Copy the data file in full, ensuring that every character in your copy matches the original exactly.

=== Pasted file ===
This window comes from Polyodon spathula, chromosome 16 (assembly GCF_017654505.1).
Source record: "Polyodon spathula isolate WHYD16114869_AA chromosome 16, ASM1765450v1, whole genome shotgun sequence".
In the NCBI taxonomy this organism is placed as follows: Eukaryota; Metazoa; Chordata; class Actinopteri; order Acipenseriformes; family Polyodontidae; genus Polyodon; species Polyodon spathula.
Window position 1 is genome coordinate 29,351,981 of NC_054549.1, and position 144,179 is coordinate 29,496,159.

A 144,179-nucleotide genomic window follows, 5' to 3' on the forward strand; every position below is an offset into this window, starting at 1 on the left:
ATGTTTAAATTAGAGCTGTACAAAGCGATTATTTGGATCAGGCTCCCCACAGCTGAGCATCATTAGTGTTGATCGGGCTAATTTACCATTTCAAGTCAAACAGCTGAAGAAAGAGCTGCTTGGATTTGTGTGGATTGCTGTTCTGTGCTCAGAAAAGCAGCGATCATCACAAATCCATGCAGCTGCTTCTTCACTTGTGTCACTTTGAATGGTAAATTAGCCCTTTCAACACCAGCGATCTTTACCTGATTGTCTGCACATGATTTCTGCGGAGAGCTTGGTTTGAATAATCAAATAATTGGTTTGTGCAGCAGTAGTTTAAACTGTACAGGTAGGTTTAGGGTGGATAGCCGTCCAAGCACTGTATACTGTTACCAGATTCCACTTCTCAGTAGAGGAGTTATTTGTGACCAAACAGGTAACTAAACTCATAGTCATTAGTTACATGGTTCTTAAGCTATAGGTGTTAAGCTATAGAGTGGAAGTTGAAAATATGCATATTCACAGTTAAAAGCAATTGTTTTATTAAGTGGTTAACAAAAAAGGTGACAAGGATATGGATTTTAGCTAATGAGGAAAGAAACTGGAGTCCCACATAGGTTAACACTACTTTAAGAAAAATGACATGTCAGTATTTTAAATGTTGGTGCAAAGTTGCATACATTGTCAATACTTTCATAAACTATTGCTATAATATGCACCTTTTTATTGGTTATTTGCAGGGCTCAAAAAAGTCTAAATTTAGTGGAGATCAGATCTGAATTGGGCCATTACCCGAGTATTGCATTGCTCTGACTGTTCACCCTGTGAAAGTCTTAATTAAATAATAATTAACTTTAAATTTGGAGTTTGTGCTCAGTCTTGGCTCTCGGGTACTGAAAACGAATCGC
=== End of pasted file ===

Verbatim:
This window comes from Polyodon spathula, chromosome 16 (assembly GCF_017654505.1).
Source record: "Polyodon spathula isolate WHYD16114869_AA chromosome 16, ASM1765450v1, whole genome shotgun sequence".
In the NCBI taxonomy this organism is placed as follows: Eukaryota; Metazoa; Chordata; class Actinopteri; order Acipenseriformes; family Polyodontidae; genus Polyodon; species Polyodon spathula.
Window position 1 is genome coordinate 29,351,981 of NC_054549.1, and position 144,179 is coordinate 29,496,159.

A 144,179-nucleotide genomic window follows, 5' to 3' on the forward strand; every position below is an offset into this window, starting at 1 on the left:
ATGTTTAAATTAGAGCTGTACAAAGCGATTATTTGGATCAGGCTCCCCACAGCTGAGCATCATTAGTGTTGATCGGGCTAATTTACCATTTCAAGTCAAACAGCTGAAGAAAGAGCTGCTTGGATTTGTGTGGATTGCTGTTCTGTGCTCAGAAAAGCAGCGATCATCACAAATCCATGCAGCTGCTTCTTCACTTGTGTCACTTTGAATGGTAAATTAGCCCTTTCAACACCAGCGATCTTTACCTGATTGTCTGCACATGATTTCTGCGGAGAGCTTGGTTTGAATAATCAAATAATTGGTTTGTGCAGCAGTAGTTTAAACTGTACAGGTAGGTTTAGGGTGGATAGCCGTCCAAGCACTGTATACTGTTACCAGATTCCACTTCTCAGTAGAGGAGTTATTTGTGACCAAACAGGTAACTAAACTCATAGTCATTAGTTACATGGTTCTTAAGCTATAGGTGTTAAGCTATAGAGTGGAAGTTGAAAATATGCATATTCACAGTTAAAAGCAATTGTTTTATTAAGTGGTTAACAAAAAAGGTGACAAGGATATGGATTTTAGCTAATGAGGAAAGAAACTGGAGTCCCACATAGGTTAACACTACTTTAAGAAAAATGACATGTCAGTATTTTAAATGTTGGTGCAAAGTTGCATACATTGTCAATACTTTCATAAACTATTGCTATAATATGCACCTTTTTATTGGTTATTTGCAGGGCTCAAAAAAGTCTAAATTTAGTGGAGATCAGATCTGAATTGGGCCATTACCCGAGTATTGCATTGCTCTGACTGTTCACCCTGTGAAAGTCTTAATTAAATAATAATTAACTTTAAATTTGGAGTTTGTGCTCAGTCTTGGCTCTCGGGTACTGAAAACGAATCGC